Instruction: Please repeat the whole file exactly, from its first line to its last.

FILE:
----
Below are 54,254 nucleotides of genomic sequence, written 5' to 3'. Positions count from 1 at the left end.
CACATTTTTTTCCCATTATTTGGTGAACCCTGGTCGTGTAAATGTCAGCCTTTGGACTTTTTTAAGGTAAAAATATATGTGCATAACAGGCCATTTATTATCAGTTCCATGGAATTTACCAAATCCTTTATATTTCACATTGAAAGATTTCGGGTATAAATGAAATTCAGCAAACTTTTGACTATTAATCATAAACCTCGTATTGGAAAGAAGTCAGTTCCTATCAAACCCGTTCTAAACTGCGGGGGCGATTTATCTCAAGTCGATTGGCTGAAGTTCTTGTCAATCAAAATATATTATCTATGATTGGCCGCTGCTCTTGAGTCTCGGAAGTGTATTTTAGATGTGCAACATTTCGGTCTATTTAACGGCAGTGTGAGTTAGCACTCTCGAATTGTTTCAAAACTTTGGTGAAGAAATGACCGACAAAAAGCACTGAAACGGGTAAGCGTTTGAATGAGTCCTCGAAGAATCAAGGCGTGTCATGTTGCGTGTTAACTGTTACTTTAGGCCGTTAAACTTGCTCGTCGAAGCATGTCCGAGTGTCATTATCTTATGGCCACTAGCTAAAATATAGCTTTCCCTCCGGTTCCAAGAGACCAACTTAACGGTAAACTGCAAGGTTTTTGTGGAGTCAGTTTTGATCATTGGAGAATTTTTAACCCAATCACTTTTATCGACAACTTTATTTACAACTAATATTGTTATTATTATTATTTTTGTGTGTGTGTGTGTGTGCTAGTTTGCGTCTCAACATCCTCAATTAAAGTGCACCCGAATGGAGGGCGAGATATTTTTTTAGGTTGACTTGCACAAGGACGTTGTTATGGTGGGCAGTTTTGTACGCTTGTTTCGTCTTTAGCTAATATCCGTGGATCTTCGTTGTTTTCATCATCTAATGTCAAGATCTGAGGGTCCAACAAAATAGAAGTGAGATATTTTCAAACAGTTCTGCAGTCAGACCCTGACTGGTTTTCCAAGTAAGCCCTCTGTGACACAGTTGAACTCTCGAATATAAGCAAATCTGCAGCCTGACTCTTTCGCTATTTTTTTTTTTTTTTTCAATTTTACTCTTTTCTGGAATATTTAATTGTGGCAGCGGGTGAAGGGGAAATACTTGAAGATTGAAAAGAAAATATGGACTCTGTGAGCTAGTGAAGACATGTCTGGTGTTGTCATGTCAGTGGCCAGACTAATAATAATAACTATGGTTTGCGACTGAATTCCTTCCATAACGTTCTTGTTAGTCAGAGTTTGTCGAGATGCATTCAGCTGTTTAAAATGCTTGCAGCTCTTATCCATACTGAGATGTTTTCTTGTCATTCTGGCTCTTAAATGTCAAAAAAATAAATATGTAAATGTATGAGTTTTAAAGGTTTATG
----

Below are 54,254 nucleotides of genomic sequence, written 5' to 3'. Positions count from 1 at the left end.
CACATTTTTTTCCCATTATTTGGTGAACCCTGGTCGTGTAAATGTCAGCCTTTGGACTTTTTTAAGGTAAAAATATATGTGCATAACAGGCCATTTATTATCAGTTCCATGGAATTTACCAAATCCTTTATATTTCACATTGAAAGATTTCGGGTATAAATGAAATTCAGCAAACTTTTGACTATTAATCATAAACCTCGTATTGGAAAGAAGTCAGTTCCTATCAAACCCGTTCTAAACTGCGGGGGCGATTTATCTCAAGTCGATTGGCTGAAGTTCTTGTCAATCAAAATATATTATCTATGATTGGCCGCTGCTCTTGAGTCTCGGAAGTGTATTTTAGATGTGCAACATTTCGGTCTATTTAACGGCAGTGTGAGTTAGCACTCTCGAATTGTTTCAAAACTTTGGTGAAGAAATGACCGACAAAAAGCACTGAAACGGGTAAGCGTTTGAATGAGTCCTCGAAGAATCAAGGCGTGTCATGTTGCGTGTTAACTGTTACTTTAGGCCGTTAAACTTGCTCGTCGAAGCATGTCCGAGTGTCATTATCTTATGGCCACTAGCTAAAATATAGCTTTCCCTCCGGTTCCAAGAGACCAACTTAACGGTAAACTGCAAGGTTTTTGTGGAGTCAGTTTTGATCATTGGAGAATTTTTAACCCAATCACTTTTATCGACAACTTTATTTACAACTAATATTGTTATTATTATTATTTTTGTGTGTGTGTGTGTGTGCTAGTTTGCGTCTCAACATCCTCAATTAAAGTGCACCCGAATGGAGGGCGAGATATTTTTTTAGGTTGACTTGCACAAGGACGTTGTTATGGTGGGCAGTTTTGTACGCTTGTTTCGTCTTTAGCTAATATCCGTGGATCTTCGTTGTTTTCATCATCTAATGTCAAGATCTGAGGGTCCAACAAAATAGAAGTGAGATATTTTCAAACAGTTCTGCAGTCAGACCCTGACTGGTTTTCCAAGTAAGCCCTCTGTGACACAGTTGAACTCTCGAATATAAGCAAATCTGCAGCCTGACTCTTTCGCTATTTTTTTTTTTTTTTTCAATTTTACTCTTTTCTGGAATATTTAATTGTGGCAGCGGGTGAAGGGGAAATACTTGAAGATTGAAAAGAAAATATGGACTCTGTGAGCTAGTGAAGACATGTCTGGTGTTGTCATGTCAGTGGCCAGACTAATAATAATAACTATGGTTTGCGACTGAATTCCTTCCATAACGTTCTTGTTAGTCAGAGTTTGTCGAGATGCATTCAGCTGTTTAAAATGCTTGCAGCTCTTATCCATACTGAGATGTTTTCTTGTCATTCTGGCTCTTAAATGTCAAAAAAATAAATATGTAAATGTATGAGTTTTAAAGGTTTATG